The former Tottenham striker smashed home a sumptuous volley in first-half injury-time to settle a game the Black Cats, who started the day perched precariously above the Barclays Premier League drop zone, dominated to ease themselves three points clear of the chasing pack. Defoe’s effort, which prompted a half-time congratulations from Magpies keeper Tim Krul in the tunnel, provided a moment of exquisite quality for the home fans to celebrate along with a much-needed 1-0 win, but the club’s new head coach was not unduly impressed. The emotions were markedly different in the Tyneside camp with Newcastle head coach John Carver admitting some of his players had not handled the derby pressure. He said: “Well, possibly yes, possibly. Let’s be honest about it, because five in a row is a long run, isn’t it? Let’s be honest. Maybe one or two people can’t handle it. I’m not going to go into names – I’ll leave that to you guys to decide – but it’s a fact, yes. “I am sitting here – do you think I’m embarrassed? I am absolutely embarrassed, yes I am. I am embarrassed to be part of it, yes, but I am a part of it and I have to deal with it.” Newcastle have lost their last four games and have won on two of the 13 they have played in all competitions under Carver, and the 50-year-old admits their own top-flight status is far from secure. He said: “We have only got 35 points – you need 40 points. We have got seven games left. “You are down to the bare bones, you are thinking, ‘Where’s the next point coming from?’. Let’s be honest – and I’m an honest guy – I am thinking that way. But by hook or by crook, we have to turn this around somehow.” Dick Advocaat was in mischievous mood after seeing Jermain Defoe ease the pressure on Sunderland with a stunning winner to condemn Newcastle to a fifth successive derby defeat. Press Association Advocaat said with a smile: “It was an easy goal, an easy shot. He gets paid for that.” He added: “It was not only a fantastic goal – it was an important one, but the way the team played must give them a boost. Not only did they work their socks off to get a good result, but also football-wise it was much better than last week. “Only at the end, Newcastle took all the risk and with the long balls, we had a little bit of a problem, but until the 75th minute, we were the team that dominated the game, controlled the game. But we had to score more goals, that was the only problem.” Sunderland had bossed the first half and although Newcastle were better after the break, rarely looked like surrendering the lead they took in stunning fashion seconds before referee Mike Dean was due to blow the half-time whistle. Costel Pantilimon’s deep free-kick was headed down by Steven Fletcher and Defoe, who had anticipated perfectly, lashed an unstoppable volley past the helpless Krul and into the top corner. It was a goal worthy of winning any game and ultimately it did just that as the home side spurned a series of opportunities to cement victory while Ayoze Perez might have snatched a point his side did not deserve with a late close-range volley. Asked if he was confident he would keep the Black Cats up after steering them into 15th place, Advocaat said: “Hopefully on May 24, we are still there because that’s the most important thing. This helps. “I always have said we will survive, but this is just the first game. But we had to win today because there was a lot of pressure on the team.”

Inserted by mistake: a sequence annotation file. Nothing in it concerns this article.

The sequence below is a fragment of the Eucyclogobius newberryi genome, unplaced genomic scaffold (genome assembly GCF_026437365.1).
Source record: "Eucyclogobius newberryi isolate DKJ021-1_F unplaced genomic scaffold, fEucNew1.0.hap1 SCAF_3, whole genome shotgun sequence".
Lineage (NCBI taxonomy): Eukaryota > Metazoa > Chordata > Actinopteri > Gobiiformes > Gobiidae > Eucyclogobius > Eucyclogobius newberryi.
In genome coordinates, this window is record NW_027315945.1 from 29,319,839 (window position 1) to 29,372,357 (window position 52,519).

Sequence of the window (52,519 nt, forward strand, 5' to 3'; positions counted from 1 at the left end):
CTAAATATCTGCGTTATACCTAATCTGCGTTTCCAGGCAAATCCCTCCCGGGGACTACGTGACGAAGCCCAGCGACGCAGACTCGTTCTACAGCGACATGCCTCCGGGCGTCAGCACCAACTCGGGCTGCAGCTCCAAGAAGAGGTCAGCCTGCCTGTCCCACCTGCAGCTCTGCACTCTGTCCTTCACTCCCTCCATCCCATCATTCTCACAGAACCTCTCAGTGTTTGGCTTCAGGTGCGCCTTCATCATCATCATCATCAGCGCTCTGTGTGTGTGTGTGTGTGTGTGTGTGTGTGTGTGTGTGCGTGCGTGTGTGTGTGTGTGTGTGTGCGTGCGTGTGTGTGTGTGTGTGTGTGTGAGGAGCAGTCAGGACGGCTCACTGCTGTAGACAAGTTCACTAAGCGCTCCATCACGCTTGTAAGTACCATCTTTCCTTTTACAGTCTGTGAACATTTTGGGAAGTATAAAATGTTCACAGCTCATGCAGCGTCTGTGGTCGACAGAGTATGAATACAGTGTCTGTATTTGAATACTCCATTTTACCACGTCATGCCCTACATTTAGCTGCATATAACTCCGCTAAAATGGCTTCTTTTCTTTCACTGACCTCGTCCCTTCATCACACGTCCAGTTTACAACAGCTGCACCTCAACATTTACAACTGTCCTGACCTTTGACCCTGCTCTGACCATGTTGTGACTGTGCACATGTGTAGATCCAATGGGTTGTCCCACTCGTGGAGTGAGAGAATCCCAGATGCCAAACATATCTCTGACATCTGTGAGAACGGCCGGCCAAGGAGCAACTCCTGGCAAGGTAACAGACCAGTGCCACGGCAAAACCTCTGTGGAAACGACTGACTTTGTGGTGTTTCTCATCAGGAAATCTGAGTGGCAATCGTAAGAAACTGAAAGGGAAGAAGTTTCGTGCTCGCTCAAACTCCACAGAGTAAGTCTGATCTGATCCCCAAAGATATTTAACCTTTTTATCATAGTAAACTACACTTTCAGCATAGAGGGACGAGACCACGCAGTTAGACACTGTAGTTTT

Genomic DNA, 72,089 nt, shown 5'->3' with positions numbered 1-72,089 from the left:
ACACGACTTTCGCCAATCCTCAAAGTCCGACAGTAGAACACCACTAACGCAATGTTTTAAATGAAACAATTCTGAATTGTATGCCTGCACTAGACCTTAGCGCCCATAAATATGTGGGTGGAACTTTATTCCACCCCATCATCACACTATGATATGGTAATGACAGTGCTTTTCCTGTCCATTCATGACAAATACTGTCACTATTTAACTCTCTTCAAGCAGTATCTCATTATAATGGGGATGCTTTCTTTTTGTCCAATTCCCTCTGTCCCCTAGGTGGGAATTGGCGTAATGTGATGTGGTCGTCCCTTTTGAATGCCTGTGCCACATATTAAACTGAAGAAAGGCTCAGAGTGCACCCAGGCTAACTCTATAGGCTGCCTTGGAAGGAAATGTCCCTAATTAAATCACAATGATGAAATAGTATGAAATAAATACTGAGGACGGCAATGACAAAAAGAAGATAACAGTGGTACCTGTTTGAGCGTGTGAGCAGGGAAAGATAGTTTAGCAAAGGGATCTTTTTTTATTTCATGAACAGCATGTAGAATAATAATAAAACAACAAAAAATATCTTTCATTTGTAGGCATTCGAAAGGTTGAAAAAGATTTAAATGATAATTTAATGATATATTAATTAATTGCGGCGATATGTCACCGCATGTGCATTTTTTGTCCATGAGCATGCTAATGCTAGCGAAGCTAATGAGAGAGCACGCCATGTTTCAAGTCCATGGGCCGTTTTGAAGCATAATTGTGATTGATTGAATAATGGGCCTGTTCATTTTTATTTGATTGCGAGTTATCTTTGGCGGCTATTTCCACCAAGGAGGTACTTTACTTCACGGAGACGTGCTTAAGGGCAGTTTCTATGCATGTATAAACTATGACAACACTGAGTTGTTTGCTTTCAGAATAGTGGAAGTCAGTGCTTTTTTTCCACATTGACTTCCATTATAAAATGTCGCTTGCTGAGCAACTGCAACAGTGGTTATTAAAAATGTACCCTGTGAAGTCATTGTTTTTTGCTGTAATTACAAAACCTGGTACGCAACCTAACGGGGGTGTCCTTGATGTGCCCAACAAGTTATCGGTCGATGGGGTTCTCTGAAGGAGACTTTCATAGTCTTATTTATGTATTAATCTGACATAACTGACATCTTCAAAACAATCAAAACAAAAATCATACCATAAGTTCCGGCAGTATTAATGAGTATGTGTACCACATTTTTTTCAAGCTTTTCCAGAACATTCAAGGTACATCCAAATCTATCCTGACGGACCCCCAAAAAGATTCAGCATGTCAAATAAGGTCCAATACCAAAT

This past weekend, defensive tackle junior Rasheem Green declared for the 2018 NFL Draft. He is the first draft-eligible defensive player on the USC Football team to do so during this off-season.Green’s departure leaves a major hole on the Trojans’ defense. Daily Trojan file photo.The 6-foot-4 Los Angeles native made his presence felt on the defensive line, with 117 tackles, 16.5 sacks, a pair of blocked field goals and even a touchdown via a fumble recovery. Green announced his NFL declaration through Twitter on Jan. 13. “After a lot of careful thought and discussions with my family, trusted friends, and the USC coaching staff, I have decided to forgo my final year of eligibility at USC and enter the 2018 NFL Draft,” Green wrote in his tweet. Green also thanked those who have supported him throughout his football career.“I wouldn’t be the player and person that I am without you guys,” Green said. “My three years at USC have been a blessing, and I am forever grateful for the people that I have encountered on this journey.”These last few weeks, the USC Football team has lost a few significant members, including redshirt sophomore quarterback Sam Darnold, junior running back Ronald Jones II and junior wide receiver Deontay Burnett. Despite the chain reaction of declarations that occurred after Darnold announced his decision, a few players elected to spend another year sporting the USC colors, including junior inside linebacker Cameron Smith. On Jan. 12, Smith’s junior defensive-mate Iman Marshall announced that he would remain a Trojan for another season. “I came to USC three years ago with big expectations for myself and for this University,” Marshall said. “[I] want to help bring this University back to the top and feel we got a lot more left to accomplish, time to go and get it!”The 6-foot-1, 200-pound cornerback is known for his physical play-style that has resulted in 118 tackles, 17 deflections and six interceptions throughout his football career at USC. Without a doubt, the two returning veteran defenders, Smith and Marshall, will have to serve as leaders for a now offense-depleted Trojan Football team. Fellow defenders, redhsirt junior cornerback Ajene Harris and junior safety Marvell Tell III are also expected to return for their senior seasons.